thumbnailFigure 4. Quantile-Quantile plot. Gene by gene testing for the homogeneity of study effects. Overall test results are shown by the Quantile-Quantile plot of the observed (black curve) vs expected Q quantiles (red curve), the expected Q values are from the <a onClick="popup('http://www.biomedcentral.com/1471-2105/9/305/mathml/M4','MathML',630,470);return false;" target="_blank" href="http://www.biomedcentral.com/1471-2105/9/305/mathml/M4">View MathML</a> distribution, where l designates the number of experiments. The difference between the observed and the expected Q quantiles are large and show that a random effect model should be considered for data integration.

thumbnailFigure 5. Meta-analysis false discovery rate. The number of genes vs their significance for individual studies and for the integrated study.

Genes determined to be significant in the meta-analysis model

In order to further assess the advantage of data integration, we decided to examine whether genes found in our analysis had direct biological relevance. Genes that are determined to have statistically significant expression level changes may still have low fold increases (or decreases) that might not be biologically relevant. Although there is no consensus in fold increase/decrease associated with 'biological relevance', we chose a fold change of at least 1.5 (increased or decreased) between HCV and normal in at least one of the three integrated studies based on the estimate of the median standard deviation (median sd = +/- 0.23) of fold gene expression measurements in the three experiments (a 1.5 fold cuto3 on gene expression levels is 2 standard deviations away from the mean of genes with no expression (i.e fold = 1), and thus is less likely to be confounded with non-expressed genes). We found a total of 206 genes to satisfy those criteria. Of the 206 genes, 79 genes were integration-driven discovery (IDD) genes as defined in [15]. We have used a 1.5 fold cutoff in our previous array studies using clinical samples and have determined a number of biologically-relevant effects (Chen et al. [31], Borozan et al. [30], Chen et al. [37]), and were able to validate 85 % of genes expressed at the 1.5 fold level, using quantitative real time – PCR (for more detail about gene validation we refer the reader to [30,31]).

Biological pathway analysis

In order to determine the biological themes overrepresented in our gene list, we used the R package GOstats [21]. GOstats searches for overrepresented GO biological themes by determining if a given GO category contains more genes determined to be significant in a given experimental condition than one might expect by chance. Taking p-values <0.05 for significant overrepresentation we found a number of enriched GO biological processes to be associated with HCV infection including: immune response, defense response and response to virus. Many of the genes in each of the enriched GO categories (see Table 1 for the top ten GO categories (see Additional file 1, for the full table of the GO over-represented BP categories)) have been found to play key roles in host antiviral response to HCV infection [22], a number of which are interferon stimulated genes (data not shown here).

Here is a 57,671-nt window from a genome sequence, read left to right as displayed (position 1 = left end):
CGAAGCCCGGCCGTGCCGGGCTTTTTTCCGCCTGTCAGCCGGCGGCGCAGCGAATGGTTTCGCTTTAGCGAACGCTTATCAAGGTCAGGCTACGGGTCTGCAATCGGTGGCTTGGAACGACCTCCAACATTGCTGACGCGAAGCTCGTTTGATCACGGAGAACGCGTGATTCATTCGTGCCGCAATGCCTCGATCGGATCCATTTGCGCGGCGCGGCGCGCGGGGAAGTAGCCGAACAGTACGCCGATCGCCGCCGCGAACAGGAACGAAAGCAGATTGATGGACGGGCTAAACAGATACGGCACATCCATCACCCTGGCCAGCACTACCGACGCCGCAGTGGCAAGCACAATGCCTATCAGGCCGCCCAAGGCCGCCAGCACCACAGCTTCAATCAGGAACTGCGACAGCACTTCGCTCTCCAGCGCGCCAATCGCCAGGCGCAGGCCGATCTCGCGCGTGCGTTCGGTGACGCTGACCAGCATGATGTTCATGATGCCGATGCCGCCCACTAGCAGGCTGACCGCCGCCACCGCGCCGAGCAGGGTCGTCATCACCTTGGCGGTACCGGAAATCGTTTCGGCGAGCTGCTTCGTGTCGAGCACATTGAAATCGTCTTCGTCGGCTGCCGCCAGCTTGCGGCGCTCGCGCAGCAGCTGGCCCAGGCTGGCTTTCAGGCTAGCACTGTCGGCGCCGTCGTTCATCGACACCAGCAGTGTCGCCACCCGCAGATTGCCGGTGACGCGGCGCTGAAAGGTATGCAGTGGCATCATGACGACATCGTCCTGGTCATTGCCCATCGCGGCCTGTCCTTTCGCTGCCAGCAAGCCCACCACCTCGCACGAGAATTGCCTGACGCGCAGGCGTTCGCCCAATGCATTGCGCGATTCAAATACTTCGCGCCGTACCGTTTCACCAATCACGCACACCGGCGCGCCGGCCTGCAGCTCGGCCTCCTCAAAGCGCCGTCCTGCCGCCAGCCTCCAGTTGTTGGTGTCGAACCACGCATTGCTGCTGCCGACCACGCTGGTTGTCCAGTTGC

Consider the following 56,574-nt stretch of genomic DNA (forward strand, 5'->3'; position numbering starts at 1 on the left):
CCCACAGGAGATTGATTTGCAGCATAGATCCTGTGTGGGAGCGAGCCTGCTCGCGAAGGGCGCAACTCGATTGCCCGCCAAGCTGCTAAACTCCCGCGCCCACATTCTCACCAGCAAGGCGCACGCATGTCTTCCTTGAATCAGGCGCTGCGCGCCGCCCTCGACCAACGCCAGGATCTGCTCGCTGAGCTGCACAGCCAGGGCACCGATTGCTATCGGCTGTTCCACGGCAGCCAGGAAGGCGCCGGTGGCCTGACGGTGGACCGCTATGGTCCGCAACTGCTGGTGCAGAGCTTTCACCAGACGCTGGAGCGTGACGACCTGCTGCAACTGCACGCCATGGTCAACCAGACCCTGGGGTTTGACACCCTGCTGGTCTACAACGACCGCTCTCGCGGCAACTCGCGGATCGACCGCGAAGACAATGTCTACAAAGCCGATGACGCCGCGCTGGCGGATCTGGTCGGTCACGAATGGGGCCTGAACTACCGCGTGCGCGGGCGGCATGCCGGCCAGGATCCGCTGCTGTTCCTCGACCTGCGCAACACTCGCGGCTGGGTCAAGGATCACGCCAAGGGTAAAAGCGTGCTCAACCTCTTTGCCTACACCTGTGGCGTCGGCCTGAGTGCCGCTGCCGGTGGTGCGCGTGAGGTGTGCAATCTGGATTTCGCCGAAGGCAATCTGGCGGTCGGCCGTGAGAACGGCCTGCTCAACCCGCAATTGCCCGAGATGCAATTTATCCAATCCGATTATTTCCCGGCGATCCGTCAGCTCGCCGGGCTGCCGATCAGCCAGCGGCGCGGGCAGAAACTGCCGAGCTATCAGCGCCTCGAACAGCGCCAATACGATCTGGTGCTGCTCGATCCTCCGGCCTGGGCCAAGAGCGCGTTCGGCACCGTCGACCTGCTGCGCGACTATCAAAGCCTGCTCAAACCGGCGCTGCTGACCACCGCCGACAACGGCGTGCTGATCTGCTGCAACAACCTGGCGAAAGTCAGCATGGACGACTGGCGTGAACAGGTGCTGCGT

Additional file 1. GO over-represented categories. Contains the file of all GO over-represented (p value ≤ 0.05) BP categories obtained with the MAID model (see also Table 1).

Format: XLS Size: 18KB Download file

This file can be viewed with: Microsoft Excel ViewerOpen Data

Table 1. Significantly over-represented GO biological processes

In order to determine if particular biochemical pathways were enriched in genes from our list of 206 genes, we performed a KEGG pathway database [23] query using the R package GOstats [21]. We identified five significantly enriched KEGG pathways termed; "Antigen processing and presentation" (p-value ≤ 8.2e-05), "Type I diabetes mellitus" (p-value ≤ 1.3e-03), "Ribosome" (p-value ≤ 3.8e-03), "Toll-like receptor signaling pathway" (p-value ≤ 4.4e-02) and "Linoleic acid metabolism" (p-value ≤ 4.7e-02) using the Hypergeometric test of GOstats package (see Table 2). Three of the five enriched pathways found in our analysis have been directly associated in previous studies with HCV. Genes from KEGG's "Antigen processing and presentation" pathway were associated with HCV persistence in infected individuals [24], genes from the "Ribosomal" pathway were shown to interact with the virus RNA internal ribosomal entry site [25-27], while genes from "Toll-like receptor signaling pathway" have been shown to be modulated by HCV proteins in liver cells [22]. These findings indicate that our model is selecting genes that are enriching pathways relevant to HCV infection. More importantly two of the five enriched KEGG pathways ("Antigen processing and presentation" and "Type I diabetes mellitus") obtained through data integration were found not to be enriched in any of the three individual studies, in other words these pathways were identified purely by means of meta-analysis. They are an example of how weak but consistent signals across the three studies are brought together in order to achieve more reliable results, highlighting the effectiveness of our integrative approach. Because many of the genes found in this study are of direct relevance to the Hepatitis C disease, a more detailed study of biological implications of our findings will appear in a separate paper.